After he moved in, he decided to quit his job because he no longer liked his boss. He thought that he could find another job, but he was wrong. Soon enough, he could no longer afford the rent. I thought I’d be nice and let him stay in order to help him out a little. So here I was, spotting him each month, while he tried to get back on his feet, which in turn really hurt my finances.
Meanwhile, I was still contributing any extra money I had towards my mortgage loan because I hated it. I hated that I was required to live with guys that couldn’t get along, and I felt stuck in a job where I was losing motivation.
The final kicker for me was when this jobless roommate finally got a new job, he decided to buy a new car instead of pay me the back rent. Needless to say, I was angry.
He moved out shortly after that, but not before I got paid in full.
Making Some Changes
So while some may think buying a house and picking up a couple of roommates is super easy, I can attest that even with the most vetted roommates, that things can and will go wrong.
After that, I decided to cut down on the roommates.
The drama and issues associated with it started to wear on me. Plus, my salary had basically doubled since the time that I had bought the house and was making tremendous progress in paying down the mortgage. I ended up having a friend as one roommate for another year until I got married in 2012.
Mortgage loan Pay-Off vs. Stock Market
Some may think I would have been able to achieve FIRE sooner if I hadn’t paid off my mortgage so soon. I actually ran the analysis and found that if I had invested the money into the S&P 500 instead of paying off the mortgage, that the difference would have been 0.1%. The 2000s were obviously a lost decade for the stock market, so I was fortunate that paying off my mortgage didn’t hurt me more from an investment standpoint.
My last roommate moved out in September of 2012 when my wife and I got married. The final mortgage payment was made in December of 2012, and we were officially debt-free.
Would I Do It Again?
Absolutely, and let me share why. Over the 7 years that I had roommates, they paid close to 1/3 of my mortgage loan off. Through that help, I was able to pay off my mortgage in 7.5 years and start my marriage off debt-free.
Initially, my wife was unsure of my bachelor pad, but she was able to transform it in no time. I said goodbye to my old, torn up couches and dinged up coffee table. We hauled a big truckload of items to the local dump. The best part was we had extra money that she could use to buy new furniture since we didn’t have a mortgage payment anymore.
Freedom and Flexibility without the mortgage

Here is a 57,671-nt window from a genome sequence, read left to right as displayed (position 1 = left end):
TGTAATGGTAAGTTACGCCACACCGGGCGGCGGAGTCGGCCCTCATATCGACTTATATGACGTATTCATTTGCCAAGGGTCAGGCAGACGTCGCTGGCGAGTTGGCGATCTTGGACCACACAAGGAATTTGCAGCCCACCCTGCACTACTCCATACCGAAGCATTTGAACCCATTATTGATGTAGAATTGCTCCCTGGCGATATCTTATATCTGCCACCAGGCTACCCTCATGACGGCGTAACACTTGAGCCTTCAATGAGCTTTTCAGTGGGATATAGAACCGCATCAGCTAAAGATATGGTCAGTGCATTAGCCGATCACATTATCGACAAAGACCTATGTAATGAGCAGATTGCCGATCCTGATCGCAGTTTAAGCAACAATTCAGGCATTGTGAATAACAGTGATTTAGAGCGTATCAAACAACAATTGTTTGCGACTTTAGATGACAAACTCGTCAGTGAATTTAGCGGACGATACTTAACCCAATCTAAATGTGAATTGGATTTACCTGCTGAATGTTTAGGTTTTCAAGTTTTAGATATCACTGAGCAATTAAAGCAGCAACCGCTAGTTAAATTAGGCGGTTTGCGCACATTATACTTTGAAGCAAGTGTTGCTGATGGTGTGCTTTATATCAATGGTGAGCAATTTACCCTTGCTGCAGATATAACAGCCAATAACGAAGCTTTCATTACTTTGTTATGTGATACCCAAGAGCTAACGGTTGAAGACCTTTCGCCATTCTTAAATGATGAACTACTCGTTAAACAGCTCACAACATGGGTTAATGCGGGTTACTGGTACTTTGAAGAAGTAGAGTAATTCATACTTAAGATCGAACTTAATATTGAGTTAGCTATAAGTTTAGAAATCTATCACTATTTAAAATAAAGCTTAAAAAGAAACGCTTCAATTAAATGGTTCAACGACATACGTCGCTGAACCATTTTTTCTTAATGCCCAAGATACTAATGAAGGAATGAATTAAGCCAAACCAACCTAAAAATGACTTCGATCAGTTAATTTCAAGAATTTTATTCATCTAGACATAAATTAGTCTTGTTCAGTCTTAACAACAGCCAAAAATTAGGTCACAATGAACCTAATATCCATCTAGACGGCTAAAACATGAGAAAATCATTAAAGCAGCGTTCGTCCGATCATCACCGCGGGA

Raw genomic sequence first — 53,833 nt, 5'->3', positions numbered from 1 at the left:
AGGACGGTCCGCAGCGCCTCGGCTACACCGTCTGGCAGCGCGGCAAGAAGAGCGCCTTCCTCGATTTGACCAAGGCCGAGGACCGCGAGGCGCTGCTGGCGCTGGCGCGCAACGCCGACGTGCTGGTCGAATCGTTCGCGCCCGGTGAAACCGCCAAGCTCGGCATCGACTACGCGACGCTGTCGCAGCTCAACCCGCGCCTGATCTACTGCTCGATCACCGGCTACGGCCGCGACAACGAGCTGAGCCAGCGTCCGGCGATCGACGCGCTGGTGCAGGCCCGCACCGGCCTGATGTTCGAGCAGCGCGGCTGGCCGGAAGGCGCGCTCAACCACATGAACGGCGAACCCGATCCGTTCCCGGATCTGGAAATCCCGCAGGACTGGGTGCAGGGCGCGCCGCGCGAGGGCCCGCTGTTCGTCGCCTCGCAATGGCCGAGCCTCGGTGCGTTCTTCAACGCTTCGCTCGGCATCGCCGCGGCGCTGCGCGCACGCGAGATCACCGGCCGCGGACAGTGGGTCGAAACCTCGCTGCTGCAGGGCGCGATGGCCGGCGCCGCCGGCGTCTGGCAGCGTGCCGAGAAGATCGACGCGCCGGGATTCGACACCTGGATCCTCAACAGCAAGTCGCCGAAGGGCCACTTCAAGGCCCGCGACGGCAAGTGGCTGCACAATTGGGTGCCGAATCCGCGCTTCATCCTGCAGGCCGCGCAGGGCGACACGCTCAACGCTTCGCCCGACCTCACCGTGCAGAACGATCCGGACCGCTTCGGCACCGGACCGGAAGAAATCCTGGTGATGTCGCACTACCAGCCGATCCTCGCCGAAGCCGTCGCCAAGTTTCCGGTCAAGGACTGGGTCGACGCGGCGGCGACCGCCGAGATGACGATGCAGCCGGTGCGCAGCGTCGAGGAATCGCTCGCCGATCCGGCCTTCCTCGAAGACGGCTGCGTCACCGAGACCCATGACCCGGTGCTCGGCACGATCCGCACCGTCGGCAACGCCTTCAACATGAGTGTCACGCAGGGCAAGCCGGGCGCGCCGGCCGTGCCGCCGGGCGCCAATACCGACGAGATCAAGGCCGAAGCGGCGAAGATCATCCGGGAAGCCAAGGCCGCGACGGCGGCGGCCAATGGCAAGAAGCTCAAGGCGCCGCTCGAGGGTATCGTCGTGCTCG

Because we were able to pay off our mortgage early, my wife’s income wasn’t essential in order to pay our bills. She is able to serve as caregiver to her special needs sister full-time as we have greater financial freedom without a mortgage loan.
While my peers were having fun, I spent most of my 20s working hard and trying to get ahead. It was a grind. But I believe hard work pays off. I would take every hard assignment thinking that it would get me ahead no matter what. I figured if all my money was going towards a mortgage, why not work harder to get ahead?
But, while I was working harder, I was not working smarter. I was taking terrible assignments that made me miserable. I had no time to take vacations, and I felt worn out all the time.
When I finally paid off the mortgage, the first thing that I did was go to Europe with my wife. I had always dreamed of visiting Norway, where my great grandparents were born and immigrated from. It was definitely one of the most memorable trips that I had ever taken, and I thought, why didn’t I do this before now?
When I got back, I purposed to seek out jobs that aligned with my passions and to focus less on climbing the ladder. I was able to find some really interesting projects, which also allowed me to indulge in my new passion of traveling.
Do you know what the crazy part was? I have had 2 promotions since returning from that trip. Being able to follow my passions has increased my productivity and value at work to the point where I am now managing multiple teams within my organization.
With a mortgage, I was always preoccupied with needing to make more money. I wonder how different my career path would have turned out if I still had a daunting mortgage to worry about. I know I was on the road to burnout but was trying to push through it all for the sake of money.
On Our Way To FIRE
On our current trajectory, it appears that my wife and I will be able to achieve FIRE by 2020. We are planning out the potential adventures that we will have once FIRE becomes a reality. Of course, paying off my mortgage may have been a risky decision in hindsight if the market had taken off.
Nonetheless, I am thrilled with the end results of paying off my mortgage.
So, what do you all think? Are you trying to pay down your mortgage, or are there other debts you are tackling first? Please share your thoughts below.
Steve is a 37-year-old early retiree who writes about the intersection of happiness and financial independence. Steve is a regular contributor to MarketWatch, CNBC, and The Ladders. He lives full-time in his 30′ Airstream Classic and travels the country with his wife Courtney and two rescued dogs.